Main arms producers export 30,000 millions USD of major weapons every year, -according to SIPRI’s data. How does the arms export sector work? Most of the military companies are private and try to get contracts from any government that is willing to buy, but arms trade is not a free market, it is highly regulated by international and national norms and treaties. Military industries cannot sell weapons if their government doesn’t allow them to do so. Main regulations for arms trade are focused on criteria not to authorize arms exports licenses to countries in conflict, instability or where human rights are violated. In spite of that, every year arms are sold to countries engaged in conflicts and war and violate human rights, such as Saudi Arabia and UAE, members of the military coalition in the Yemen War, Turkey, Egypt, Iraq, Afghanistan, and many others far from being peaceful or an example of respecting human rights. Main importers of arms in 2018 in the world are Saudi Arabia, India, Egypt, Australia, Algeria, China, UAE, Iraq, South Korea, Vietnam, Pakistan and Indonesia.
Financing of arms is also an important issue of the military economic cycle. Military companies are financed by banks, insurance companies and investors through many of their products: loans, revolving credits, bonds issuance, shareholding, etc. We know from the International Armed Banks Database that financing of the main 40 arms companies in the world has reached 526,000 millions USD in the period 2013-17, with the participation of more than 500 banks, from 30 countries.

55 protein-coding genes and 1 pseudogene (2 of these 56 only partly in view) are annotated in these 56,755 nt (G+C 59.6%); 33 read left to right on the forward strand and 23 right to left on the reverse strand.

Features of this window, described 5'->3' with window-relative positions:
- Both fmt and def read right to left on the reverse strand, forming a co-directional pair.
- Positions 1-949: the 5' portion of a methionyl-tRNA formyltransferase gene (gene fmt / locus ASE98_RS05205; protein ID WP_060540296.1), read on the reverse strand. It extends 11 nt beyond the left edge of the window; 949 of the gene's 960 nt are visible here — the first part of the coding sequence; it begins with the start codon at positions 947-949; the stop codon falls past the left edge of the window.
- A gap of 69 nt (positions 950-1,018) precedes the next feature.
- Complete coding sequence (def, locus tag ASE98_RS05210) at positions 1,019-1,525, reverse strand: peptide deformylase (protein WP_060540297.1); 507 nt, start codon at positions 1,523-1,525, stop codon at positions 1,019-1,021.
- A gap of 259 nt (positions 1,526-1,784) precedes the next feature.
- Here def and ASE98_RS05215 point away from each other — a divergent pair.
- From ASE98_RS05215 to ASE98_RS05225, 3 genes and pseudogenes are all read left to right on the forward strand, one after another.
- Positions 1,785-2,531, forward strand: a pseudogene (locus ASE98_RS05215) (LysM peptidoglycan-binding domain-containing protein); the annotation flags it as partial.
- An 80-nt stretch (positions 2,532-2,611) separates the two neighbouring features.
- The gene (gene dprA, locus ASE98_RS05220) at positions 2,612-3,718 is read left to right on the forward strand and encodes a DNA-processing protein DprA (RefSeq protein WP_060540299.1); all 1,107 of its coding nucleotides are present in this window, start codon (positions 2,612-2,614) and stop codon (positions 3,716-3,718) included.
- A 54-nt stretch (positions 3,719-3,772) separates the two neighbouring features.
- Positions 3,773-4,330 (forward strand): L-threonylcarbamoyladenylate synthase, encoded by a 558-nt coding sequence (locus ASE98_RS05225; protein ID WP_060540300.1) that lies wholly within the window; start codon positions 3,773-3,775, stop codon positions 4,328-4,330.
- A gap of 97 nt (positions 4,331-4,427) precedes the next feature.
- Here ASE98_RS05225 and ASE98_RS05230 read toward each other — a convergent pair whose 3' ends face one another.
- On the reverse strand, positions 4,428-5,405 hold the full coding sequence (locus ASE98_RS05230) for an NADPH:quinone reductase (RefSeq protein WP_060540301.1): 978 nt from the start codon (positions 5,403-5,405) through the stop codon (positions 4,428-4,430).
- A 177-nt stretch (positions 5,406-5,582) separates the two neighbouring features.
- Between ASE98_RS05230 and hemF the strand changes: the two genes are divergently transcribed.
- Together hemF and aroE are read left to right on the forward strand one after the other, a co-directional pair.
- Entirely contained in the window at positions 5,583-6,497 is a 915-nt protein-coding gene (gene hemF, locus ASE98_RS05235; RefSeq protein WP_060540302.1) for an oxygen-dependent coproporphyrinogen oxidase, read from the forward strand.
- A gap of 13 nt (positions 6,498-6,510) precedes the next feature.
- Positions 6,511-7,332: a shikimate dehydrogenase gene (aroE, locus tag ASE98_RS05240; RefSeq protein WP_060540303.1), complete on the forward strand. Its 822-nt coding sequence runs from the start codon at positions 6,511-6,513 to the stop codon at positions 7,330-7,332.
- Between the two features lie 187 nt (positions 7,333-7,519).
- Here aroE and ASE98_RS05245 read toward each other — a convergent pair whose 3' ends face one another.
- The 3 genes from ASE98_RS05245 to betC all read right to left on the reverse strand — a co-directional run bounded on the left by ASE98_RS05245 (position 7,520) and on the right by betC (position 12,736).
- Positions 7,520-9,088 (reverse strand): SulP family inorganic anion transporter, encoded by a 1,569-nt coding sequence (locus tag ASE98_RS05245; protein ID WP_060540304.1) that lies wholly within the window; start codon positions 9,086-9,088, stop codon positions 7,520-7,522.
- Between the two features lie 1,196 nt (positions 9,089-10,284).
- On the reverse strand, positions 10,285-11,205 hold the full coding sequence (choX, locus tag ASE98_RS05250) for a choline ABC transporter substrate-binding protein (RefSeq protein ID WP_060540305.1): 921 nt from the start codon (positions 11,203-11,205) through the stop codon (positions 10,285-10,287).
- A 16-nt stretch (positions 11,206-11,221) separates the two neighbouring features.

There are thousands of arms companies in the entire world, but as in many other sectors, few of them dominate global military markets. The first 100 arms industries identified by SIPRI are producing arms worth about 400,000 million USD every year. Regarding their origin, main arms companies come from the main military expenditure and arms exporting countries: 57% are from USA, 9,5% from Russia, 22% from western Europe, but also from Japan, Israel, India and South Korea. As we can see main arms producers are NATO countries and other military allies. But there are new countries that are investing in a future national military industry, through imports that combine the acquisition of costly weapons systems with the transfer of technology and production of part of them in national territory. That is the case of Australia and what Saudi Arabia is attempting to do.